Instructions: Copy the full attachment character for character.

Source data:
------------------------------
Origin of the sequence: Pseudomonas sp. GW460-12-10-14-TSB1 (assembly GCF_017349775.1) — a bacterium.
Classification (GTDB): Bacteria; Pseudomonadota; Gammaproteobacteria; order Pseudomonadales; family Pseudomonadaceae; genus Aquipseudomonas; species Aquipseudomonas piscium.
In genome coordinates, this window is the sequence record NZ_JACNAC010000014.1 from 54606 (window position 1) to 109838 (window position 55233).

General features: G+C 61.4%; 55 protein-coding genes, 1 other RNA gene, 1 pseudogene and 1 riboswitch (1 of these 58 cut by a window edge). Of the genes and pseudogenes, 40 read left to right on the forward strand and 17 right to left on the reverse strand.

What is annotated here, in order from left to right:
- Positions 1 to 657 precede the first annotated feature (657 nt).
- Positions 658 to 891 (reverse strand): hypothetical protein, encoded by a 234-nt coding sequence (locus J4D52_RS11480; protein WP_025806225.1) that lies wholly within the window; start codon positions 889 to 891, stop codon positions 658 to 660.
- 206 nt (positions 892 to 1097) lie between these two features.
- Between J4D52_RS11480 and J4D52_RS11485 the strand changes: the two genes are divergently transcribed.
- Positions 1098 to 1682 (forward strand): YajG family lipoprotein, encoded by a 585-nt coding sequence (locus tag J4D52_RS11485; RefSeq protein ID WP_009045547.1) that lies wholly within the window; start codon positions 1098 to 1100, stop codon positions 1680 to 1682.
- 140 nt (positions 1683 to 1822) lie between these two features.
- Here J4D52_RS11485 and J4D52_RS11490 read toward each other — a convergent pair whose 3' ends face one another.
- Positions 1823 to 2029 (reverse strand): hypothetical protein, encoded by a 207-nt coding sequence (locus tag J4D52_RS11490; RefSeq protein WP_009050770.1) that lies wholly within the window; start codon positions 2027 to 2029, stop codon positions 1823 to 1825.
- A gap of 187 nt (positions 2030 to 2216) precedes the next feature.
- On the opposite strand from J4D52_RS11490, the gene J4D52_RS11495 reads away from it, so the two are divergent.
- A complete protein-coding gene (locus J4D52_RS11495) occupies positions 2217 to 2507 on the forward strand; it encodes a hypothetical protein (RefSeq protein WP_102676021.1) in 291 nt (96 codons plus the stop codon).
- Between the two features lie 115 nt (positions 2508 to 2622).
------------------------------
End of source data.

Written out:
Origin of the sequence: Pseudomonas sp. GW460-12-10-14-TSB1 (assembly GCF_017349775.1) — a bacterium.
Classification (GTDB): Bacteria; Pseudomonadota; Gammaproteobacteria; order Pseudomonadales; family Pseudomonadaceae; genus Aquipseudomonas; species Aquipseudomonas piscium.
In genome coordinates, this window is the sequence record NZ_JACNAC010000014.1 from 54606 (window position 1) to 109838 (window position 55233).

General features: G+C 61.4%; 55 protein-coding genes, 1 other RNA gene, 1 pseudogene and 1 riboswitch (1 of these 58 cut by a window edge). Of the genes and pseudogenes, 40 read left to right on the forward strand and 17 right to left on the reverse strand.

What is annotated here, in order from left to right:
- Positions 1 to 657 precede the first annotated feature (657 nt).
- Positions 658 to 891 (reverse strand): hypothetical protein, encoded by a 234-nt coding sequence (locus J4D52_RS11480; protein WP_025806225.1) that lies wholly within the window; start codon positions 889 to 891, stop codon positions 658 to 660.
- 206 nt (positions 892 to 1097) lie between these two features.
- Between J4D52_RS11480 and J4D52_RS11485 the strand changes: the two genes are divergently transcribed.
- Positions 1098 to 1682 (forward strand): YajG family lipoprotein, encoded by a 585-nt coding sequence (locus tag J4D52_RS11485; RefSeq protein ID WP_009045547.1) that lies wholly within the window; start codon positions 1098 to 1100, stop codon positions 1680 to 1682.
- 140 nt (positions 1683 to 1822) lie between these two features.
- Here J4D52_RS11485 and J4D52_RS11490 read toward each other — a convergent pair whose 3' ends face one another.
- Positions 1823 to 2029 (reverse strand): hypothetical protein, encoded by a 207-nt coding sequence (locus tag J4D52_RS11490; RefSeq protein WP_009050770.1) that lies wholly within the window; start codon positions 2027 to 2029, stop codon positions 1823 to 1825.
- A gap of 187 nt (positions 2030 to 2216) precedes the next feature.
- On the opposite strand from J4D52_RS11490, the gene J4D52_RS11495 reads away from it, so the two are divergent.
- A complete protein-coding gene (locus J4D52_RS11495) occupies positions 2217 to 2507 on the forward strand; it encodes a hypothetical protein (RefSeq protein WP_102676021.1) in 291 nt (96 codons plus the stop codon).
- Between the two features lie 115 nt (positions 2508 to 2622).